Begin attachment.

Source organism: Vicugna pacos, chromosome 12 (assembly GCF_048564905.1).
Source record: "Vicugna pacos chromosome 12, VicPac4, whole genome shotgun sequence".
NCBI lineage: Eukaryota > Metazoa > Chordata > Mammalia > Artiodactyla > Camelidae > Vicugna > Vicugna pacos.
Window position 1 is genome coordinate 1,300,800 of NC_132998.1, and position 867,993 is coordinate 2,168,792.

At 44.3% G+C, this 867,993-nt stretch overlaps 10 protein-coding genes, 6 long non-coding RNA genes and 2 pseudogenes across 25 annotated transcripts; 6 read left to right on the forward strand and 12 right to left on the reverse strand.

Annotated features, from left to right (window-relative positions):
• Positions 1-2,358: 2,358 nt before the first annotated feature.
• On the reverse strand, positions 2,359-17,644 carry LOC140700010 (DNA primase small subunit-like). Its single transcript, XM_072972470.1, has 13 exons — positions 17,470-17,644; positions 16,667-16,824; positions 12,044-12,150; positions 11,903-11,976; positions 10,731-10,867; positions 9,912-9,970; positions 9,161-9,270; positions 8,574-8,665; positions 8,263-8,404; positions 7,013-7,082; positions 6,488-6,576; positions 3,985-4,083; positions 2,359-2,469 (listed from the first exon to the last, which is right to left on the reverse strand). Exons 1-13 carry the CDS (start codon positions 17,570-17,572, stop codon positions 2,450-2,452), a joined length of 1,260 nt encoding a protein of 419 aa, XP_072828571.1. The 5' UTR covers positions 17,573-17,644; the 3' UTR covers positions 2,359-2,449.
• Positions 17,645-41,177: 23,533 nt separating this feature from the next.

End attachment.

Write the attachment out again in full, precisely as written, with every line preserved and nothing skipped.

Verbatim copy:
Source organism: Vicugna pacos, chromosome 12 (assembly GCF_048564905.1).
Source record: "Vicugna pacos chromosome 12, VicPac4, whole genome shotgun sequence".
NCBI lineage: Eukaryota > Metazoa > Chordata > Mammalia > Artiodactyla > Camelidae > Vicugna > Vicugna pacos.
Window position 1 is genome coordinate 1,300,800 of NC_132998.1, and position 867,993 is coordinate 2,168,792.

At 44.3% G+C, this 867,993-nt stretch overlaps 10 protein-coding genes, 6 long non-coding RNA genes and 2 pseudogenes across 25 annotated transcripts; 6 read left to right on the forward strand and 12 right to left on the reverse strand.

Annotated features, from left to right (window-relative positions):
• Positions 1-2,358: 2,358 nt before the first annotated feature.
• On the reverse strand, positions 2,359-17,644 carry LOC140700010 (DNA primase small subunit-like). Its single transcript, XM_072972470.1, has 13 exons — positions 17,470-17,644; positions 16,667-16,824; positions 12,044-12,150; positions 11,903-11,976; positions 10,731-10,867; positions 9,912-9,970; positions 9,161-9,270; positions 8,574-8,665; positions 8,263-8,404; positions 7,013-7,082; positions 6,488-6,576; positions 3,985-4,083; positions 2,359-2,469 (listed from the first exon to the last, which is right to left on the reverse strand). Exons 1-13 carry the CDS (start codon positions 17,570-17,572, stop codon positions 2,450-2,452), a joined length of 1,260 nt encoding a protein of 419 aa, XP_072828571.1. The 5' UTR covers positions 17,573-17,644; the 3' UTR covers positions 2,359-2,449.
• Positions 17,645-41,177: 23,533 nt separating this feature from the next.